Use of intent data is growing, and for good reason: It’s hard to pass up the promise of gaining greater visibility into people when they are actively looking to buy.
But as with most new digital marketing tools, there is a lot of confusion about what intent data actually is, what it can do, and how it can create greater efficiency in your marketing funnel.
Even if you’ve already chosen an intent data tool, you may be struggling with how to best integrate it into your sales and marketing process and tech stack. With so much promise, intent data could end up being a disappointment for teams that struggle to make their data actionable.
Here’s an overview of what we know to be true about intent data right now.
Intent data is third-party data
You already have access to your own, first-party engagement data. It’s what you collect in your own channels, via email marketing, website, etc. It reveals who is responding to your marketing.
Intent data, on the other hand, is third-party data. It’s collected on channels that you don’t own, and it shows what type of research a person or team is performing on other websites.
Let’s say you want to find out what companies haven’t yet visited your website but are still actively researching your category of product. Those companies would otherwise be invisible to you, but with intent data you have a way to know whether they’re in the market for a solution you can provide.
Intent data is information about what someone has looked at online. The viewed material and the frequency of interaction signal how interested that person is. Intent data providers aggregate that information to surface signals that a buyer team is actively looking for a solution.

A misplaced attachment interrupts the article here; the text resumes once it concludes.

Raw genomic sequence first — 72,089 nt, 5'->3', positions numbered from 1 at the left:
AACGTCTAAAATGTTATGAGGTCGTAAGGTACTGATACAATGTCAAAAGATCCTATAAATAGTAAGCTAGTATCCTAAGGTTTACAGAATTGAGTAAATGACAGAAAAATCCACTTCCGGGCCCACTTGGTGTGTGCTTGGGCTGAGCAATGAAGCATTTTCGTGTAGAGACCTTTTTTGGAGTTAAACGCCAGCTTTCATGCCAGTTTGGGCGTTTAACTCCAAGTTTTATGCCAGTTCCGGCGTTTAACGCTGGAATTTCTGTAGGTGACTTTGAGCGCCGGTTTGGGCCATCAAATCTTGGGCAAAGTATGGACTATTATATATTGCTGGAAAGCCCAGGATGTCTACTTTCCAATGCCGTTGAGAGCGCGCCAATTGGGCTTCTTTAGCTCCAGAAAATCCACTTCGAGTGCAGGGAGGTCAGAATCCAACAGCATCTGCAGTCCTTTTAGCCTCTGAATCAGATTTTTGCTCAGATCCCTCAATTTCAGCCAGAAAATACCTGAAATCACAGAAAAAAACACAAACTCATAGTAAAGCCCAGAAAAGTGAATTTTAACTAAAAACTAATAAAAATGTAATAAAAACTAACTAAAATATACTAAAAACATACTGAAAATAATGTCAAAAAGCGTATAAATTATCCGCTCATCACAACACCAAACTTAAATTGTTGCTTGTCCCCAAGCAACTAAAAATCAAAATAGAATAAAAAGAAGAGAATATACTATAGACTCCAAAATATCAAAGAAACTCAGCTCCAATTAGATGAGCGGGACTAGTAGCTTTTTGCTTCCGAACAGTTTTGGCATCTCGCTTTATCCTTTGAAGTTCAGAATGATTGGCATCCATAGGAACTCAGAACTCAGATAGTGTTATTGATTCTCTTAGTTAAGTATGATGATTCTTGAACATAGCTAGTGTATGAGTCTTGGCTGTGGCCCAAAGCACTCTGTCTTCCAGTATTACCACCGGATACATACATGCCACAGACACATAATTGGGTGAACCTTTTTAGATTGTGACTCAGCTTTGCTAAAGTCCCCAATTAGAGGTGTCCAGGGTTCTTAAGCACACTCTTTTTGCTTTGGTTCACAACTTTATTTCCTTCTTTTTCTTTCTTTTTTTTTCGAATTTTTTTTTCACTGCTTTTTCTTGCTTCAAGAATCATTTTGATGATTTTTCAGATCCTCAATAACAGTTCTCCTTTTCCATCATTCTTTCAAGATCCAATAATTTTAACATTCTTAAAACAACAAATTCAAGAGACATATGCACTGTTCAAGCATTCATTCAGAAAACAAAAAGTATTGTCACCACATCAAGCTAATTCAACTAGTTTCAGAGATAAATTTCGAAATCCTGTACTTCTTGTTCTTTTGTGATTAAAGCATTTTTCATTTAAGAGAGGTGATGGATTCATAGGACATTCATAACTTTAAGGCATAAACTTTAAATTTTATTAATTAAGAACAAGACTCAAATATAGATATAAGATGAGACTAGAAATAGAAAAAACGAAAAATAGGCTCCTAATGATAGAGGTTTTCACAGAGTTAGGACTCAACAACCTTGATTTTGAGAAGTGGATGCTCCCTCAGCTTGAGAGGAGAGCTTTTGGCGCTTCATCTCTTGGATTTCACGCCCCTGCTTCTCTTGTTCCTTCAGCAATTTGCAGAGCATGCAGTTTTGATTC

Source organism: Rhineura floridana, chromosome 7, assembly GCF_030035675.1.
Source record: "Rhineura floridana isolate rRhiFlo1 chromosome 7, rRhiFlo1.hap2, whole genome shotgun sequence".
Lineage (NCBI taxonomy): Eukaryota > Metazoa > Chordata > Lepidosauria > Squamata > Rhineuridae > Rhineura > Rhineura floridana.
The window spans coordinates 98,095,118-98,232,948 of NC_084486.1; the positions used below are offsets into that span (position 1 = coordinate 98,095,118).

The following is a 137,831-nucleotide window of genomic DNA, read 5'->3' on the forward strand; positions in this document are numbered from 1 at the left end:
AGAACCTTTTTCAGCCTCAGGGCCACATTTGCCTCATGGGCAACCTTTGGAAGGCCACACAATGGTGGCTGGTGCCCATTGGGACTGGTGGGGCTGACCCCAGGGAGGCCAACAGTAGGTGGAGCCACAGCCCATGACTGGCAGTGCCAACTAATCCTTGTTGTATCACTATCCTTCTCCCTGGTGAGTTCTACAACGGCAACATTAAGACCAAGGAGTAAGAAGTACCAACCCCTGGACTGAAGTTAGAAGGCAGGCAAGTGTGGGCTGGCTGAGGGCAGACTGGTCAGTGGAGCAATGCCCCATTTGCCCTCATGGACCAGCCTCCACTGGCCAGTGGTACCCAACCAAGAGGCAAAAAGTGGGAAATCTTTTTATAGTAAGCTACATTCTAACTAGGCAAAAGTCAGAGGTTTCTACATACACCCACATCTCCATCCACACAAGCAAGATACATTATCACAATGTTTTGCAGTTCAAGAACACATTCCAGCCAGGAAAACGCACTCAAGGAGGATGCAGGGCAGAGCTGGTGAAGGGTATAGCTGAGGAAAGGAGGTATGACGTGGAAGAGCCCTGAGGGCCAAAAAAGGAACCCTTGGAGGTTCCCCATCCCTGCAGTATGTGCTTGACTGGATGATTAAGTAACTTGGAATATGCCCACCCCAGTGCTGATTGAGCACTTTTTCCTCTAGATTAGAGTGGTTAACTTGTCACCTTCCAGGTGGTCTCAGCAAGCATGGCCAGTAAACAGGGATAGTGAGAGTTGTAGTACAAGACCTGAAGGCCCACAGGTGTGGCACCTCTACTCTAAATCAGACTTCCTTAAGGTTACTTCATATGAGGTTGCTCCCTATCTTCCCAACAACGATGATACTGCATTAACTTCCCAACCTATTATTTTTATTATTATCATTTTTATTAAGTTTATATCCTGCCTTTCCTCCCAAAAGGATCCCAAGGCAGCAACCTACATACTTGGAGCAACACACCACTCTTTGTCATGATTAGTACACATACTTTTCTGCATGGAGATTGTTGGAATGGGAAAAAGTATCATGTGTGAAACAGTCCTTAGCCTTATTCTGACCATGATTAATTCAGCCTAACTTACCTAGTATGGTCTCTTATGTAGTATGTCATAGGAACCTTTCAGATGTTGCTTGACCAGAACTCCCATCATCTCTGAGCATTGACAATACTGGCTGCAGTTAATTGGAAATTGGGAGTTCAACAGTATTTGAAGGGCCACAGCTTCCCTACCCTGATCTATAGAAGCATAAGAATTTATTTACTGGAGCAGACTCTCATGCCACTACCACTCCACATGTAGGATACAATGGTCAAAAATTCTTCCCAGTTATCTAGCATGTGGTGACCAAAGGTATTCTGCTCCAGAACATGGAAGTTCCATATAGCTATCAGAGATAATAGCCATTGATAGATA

Some intent data vendors provide information from only one Web property, or a limited set of properties. Others aggregate data from many more sources. Either way, it’s important that you and your team are clear on the source of the data so you can make sense of what you’re seeing.
It’s another input, not the full picture
Intent data does not solve all of Marketing’s problems. Intent data signals provide timely visibility into what was previously hidden, but it’s not a silver bullet. Intent signals can best provide clarity and direction when used in conjunction with other data and excellent operational practices.
To start making intent data actionable, determine how you want to use it. There are a few primary applications.
First, intent data can help to prioritize leads. It can enable you to identify individuals and accounts that are actively seeking a solution like yours. From there, you can market to them or have sales prioritize them for outreach.
Second, intent data can shape your messaging so it resonates better with your audience. By gathering third-party data, you can uncover what topics people are researching, and respond in kind—whether in one-on-one conversations with SDRs, in nurture campaigns, or through other avenues. That gives you valuable insight into what your audience cares about, which translates into a significant advantage in the sales process.
Intent data is maturing, but marketers aren’t harnessing it fully yet
Intent data is no longer in its infancy, but that doesn’t mean it’s as prevalent or maximized as it could or should be. The step that remains is making intent data actionable. And what good is intent data doing if it’s just sitting in your system instead of being put to best use?
Part of the problem is rooted in a lack of standardization across different platforms—in everything from reporting to delivery models. Some platforms offer easy-to-read dashboards that integrate into commonly used technology like Salesforce, whereas others operate in Excel spreadsheets.
The ways that intent data is captured, delivered, and reported on are sure to become more standardized as the metric matures even more, which will be helpful for marketers wanting to make the most of it tactically.
As with most newish data sources and marketing trends, intent data has come a long way since it first emerged. But it will be a while before it becomes the crystal ball we would like it to be.
For now, if you’re planning to use intent data, it’s important to learn as much as you can—and recognize that there will be much more to learn as it evolves and as marketers learn how to better harness its insights and use them in practical business applications.